In an exemplary embodiment, the scanning pulse generator means comprises a binary counter advancing in response to clock signals to provide successive binary data signals each signal of which identifies an input channel having a different external device associated with it. A multiplexer is arranged to convert the output data signals from the binary counter into successive scanning pulses for the transition detectors. Signals from the transition detectors are then applied as enable signals to a stage change command gate arranged to accept the binary data signals from the counter and a transition detector to produce the address signals for the sequential memory.
The major advantage of the firmware transitional programmable sequential logic controller of the invention is that it does not use a processor and software but rather uses firmware which produces an operating speed one thousand times higher than that of classical programmable controllers (in the order of a microsecond instead of a millisecond scan time). Thus, the present invention combines the features of programming flexibility of software with the operating speed of hard-wired logic apparatus.
Further the elimination of any software allows the development and programming to become transparent for the system engineer with the result that the usual programmer in charge of translating the system engineer's conceptual design into software routines is made unnecessary. Too often the programmer does not know the physical system as well as the system engineer and usually adds safeguards and other programming tricks that complicate and obscure the system operation. The system operation is also often masked by the formalism of the software which departing from its essential function of being a means has an irresistible tendency to become an end in itself. By contrast, the firmware transitional programmable controller of the invention insures a greater reprogramming flexibility. In particular, it is possible to add input variables, stages and transitions to the process without having to modify the preexisting structure.
Also, the transitional programmable controller of the invention makes it possible to take into account all input events that may affect the system's behavior (provided the system engineer does imagine those events) which is particularly important where an unpredictable evolution cannot be tolerated, for instance in nuclear engineering applications.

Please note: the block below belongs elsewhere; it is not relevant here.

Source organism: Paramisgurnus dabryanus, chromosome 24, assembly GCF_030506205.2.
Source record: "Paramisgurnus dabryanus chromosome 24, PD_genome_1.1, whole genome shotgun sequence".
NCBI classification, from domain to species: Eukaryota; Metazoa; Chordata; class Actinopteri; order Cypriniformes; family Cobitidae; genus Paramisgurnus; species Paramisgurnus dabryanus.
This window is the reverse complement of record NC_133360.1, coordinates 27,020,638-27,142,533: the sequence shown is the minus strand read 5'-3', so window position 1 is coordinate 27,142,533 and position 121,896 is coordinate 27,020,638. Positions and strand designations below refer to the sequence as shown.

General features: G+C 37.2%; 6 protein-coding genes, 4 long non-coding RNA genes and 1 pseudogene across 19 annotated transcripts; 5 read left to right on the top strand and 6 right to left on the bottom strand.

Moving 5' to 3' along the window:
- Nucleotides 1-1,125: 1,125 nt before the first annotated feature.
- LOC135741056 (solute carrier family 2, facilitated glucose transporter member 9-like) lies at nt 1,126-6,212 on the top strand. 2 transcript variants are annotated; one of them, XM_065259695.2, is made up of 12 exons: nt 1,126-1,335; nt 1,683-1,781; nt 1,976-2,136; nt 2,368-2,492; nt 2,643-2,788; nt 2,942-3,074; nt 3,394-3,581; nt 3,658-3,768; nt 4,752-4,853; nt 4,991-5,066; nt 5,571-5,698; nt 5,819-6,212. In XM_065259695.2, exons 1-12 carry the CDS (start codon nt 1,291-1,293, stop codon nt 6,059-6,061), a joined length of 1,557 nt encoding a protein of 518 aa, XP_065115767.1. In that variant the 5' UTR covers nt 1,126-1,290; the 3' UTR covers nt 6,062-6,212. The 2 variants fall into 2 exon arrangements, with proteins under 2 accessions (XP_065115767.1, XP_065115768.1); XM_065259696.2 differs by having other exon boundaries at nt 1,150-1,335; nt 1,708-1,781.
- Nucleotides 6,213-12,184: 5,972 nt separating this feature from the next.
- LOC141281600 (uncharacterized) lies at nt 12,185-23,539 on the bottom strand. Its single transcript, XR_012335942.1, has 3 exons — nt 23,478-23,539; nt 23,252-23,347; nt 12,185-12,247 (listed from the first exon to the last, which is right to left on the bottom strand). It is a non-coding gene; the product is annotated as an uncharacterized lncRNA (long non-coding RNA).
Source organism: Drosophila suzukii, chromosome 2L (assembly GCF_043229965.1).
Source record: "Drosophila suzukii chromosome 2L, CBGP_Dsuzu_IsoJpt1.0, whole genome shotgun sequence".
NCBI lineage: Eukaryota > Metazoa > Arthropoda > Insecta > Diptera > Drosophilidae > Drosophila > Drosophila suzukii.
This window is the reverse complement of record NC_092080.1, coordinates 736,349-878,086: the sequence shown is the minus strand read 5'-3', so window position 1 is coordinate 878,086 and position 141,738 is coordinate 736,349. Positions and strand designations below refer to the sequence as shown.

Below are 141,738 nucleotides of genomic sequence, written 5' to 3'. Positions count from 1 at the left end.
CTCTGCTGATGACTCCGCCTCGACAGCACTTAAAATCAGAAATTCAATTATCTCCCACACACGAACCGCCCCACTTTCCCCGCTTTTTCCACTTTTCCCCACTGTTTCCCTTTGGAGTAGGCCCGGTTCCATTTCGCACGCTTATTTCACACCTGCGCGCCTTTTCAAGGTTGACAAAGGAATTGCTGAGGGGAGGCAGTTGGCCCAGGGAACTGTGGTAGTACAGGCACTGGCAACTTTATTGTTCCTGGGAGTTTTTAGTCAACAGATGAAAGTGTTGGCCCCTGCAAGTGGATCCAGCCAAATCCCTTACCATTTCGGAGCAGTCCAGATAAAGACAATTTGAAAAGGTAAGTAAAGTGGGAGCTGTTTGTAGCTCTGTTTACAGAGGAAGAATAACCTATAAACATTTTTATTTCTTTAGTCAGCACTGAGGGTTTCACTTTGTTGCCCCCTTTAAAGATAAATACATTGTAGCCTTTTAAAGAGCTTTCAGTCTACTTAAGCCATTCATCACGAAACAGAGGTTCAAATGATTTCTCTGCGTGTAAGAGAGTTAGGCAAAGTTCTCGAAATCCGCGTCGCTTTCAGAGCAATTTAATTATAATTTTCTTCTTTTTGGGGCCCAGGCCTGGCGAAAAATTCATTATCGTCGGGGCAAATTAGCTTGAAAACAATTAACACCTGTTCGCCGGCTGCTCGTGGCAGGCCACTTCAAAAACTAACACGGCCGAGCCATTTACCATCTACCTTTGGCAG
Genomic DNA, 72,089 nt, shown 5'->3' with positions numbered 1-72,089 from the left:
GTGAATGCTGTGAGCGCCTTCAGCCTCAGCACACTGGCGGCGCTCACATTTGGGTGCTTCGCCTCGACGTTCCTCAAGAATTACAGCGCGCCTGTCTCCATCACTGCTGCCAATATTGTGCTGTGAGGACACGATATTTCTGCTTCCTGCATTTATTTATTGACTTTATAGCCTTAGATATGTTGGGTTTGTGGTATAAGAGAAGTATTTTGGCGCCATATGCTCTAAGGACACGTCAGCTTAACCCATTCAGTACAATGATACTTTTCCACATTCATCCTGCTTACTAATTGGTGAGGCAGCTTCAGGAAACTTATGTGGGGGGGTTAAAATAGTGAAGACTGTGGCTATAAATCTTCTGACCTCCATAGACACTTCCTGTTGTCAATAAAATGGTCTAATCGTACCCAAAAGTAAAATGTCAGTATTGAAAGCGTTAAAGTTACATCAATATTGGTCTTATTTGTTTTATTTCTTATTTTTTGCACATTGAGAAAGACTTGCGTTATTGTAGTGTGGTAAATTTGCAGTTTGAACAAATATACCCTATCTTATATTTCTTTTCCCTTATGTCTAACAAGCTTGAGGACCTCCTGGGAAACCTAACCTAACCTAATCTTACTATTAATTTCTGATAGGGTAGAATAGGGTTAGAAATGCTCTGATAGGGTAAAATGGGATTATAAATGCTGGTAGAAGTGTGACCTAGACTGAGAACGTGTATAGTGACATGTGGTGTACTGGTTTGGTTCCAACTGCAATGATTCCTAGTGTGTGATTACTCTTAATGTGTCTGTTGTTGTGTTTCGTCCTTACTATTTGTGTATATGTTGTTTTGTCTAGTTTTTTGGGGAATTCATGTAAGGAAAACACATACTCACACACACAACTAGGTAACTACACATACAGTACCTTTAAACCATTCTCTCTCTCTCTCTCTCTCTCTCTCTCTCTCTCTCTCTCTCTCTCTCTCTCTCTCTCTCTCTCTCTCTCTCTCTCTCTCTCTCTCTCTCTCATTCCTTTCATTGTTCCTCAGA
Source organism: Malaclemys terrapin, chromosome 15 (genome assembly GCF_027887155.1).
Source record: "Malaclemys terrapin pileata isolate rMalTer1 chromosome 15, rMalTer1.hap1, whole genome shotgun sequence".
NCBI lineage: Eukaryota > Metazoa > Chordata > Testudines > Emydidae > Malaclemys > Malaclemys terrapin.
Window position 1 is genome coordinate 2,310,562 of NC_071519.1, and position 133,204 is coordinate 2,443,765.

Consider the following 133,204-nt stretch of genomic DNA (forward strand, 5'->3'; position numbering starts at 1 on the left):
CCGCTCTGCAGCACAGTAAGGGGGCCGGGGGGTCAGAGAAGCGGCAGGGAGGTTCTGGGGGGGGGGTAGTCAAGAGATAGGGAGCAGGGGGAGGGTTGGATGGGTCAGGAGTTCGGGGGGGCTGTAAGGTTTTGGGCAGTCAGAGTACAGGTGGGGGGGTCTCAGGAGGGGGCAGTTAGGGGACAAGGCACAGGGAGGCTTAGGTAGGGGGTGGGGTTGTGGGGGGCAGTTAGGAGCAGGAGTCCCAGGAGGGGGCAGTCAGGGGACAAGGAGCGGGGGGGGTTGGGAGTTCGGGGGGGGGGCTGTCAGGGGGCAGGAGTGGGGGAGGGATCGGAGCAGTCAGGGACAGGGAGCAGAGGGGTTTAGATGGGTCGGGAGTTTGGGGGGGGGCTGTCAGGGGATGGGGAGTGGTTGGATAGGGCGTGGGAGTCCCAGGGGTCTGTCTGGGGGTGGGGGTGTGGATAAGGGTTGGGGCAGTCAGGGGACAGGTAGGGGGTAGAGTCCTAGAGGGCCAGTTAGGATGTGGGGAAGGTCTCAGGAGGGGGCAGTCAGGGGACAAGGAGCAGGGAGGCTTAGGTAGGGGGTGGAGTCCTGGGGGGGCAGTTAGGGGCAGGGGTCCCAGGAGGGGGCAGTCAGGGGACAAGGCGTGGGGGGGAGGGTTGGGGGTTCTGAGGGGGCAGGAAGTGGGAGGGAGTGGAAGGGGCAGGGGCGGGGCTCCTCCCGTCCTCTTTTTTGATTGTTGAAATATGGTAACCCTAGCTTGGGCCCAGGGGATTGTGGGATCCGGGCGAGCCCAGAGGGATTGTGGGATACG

Finally, the structure of the firmware transitional programmable sequential logic controller (PSLC) of the invention is substantially less complex than known PLC's so that a separate controller can be associated with each parallel evolution trajectory. The system of parallel evolutions associated with the transitional PSLC permits implementation of actual real-time parallel evolutions between rapid and easily programmable controllers or microcomputers and thereby, the approach to the automated factory is fundamentally modified through an enhanced control of flexible manufacturing systems.
The distinct advantages of the transitional PSLC according to the invention opens new application fields and therefore new markets to which classical controllers did not have access given their limitations. The PSLC also brings a new perspective and a greatly improved efficiency to existing applications. The main application fields include e.g. manufacturing automation, security and access control, the electric power industry and in fact the whole spectrum of information industries. In particular, it is felt that the firmware transitional PSLC allows for a breakthrough in the control of flexible manufacturing systems (FMS) and that it may help achieve considerable progress in the quest for more efficient (i.e. non von-Neumann) computer architectures.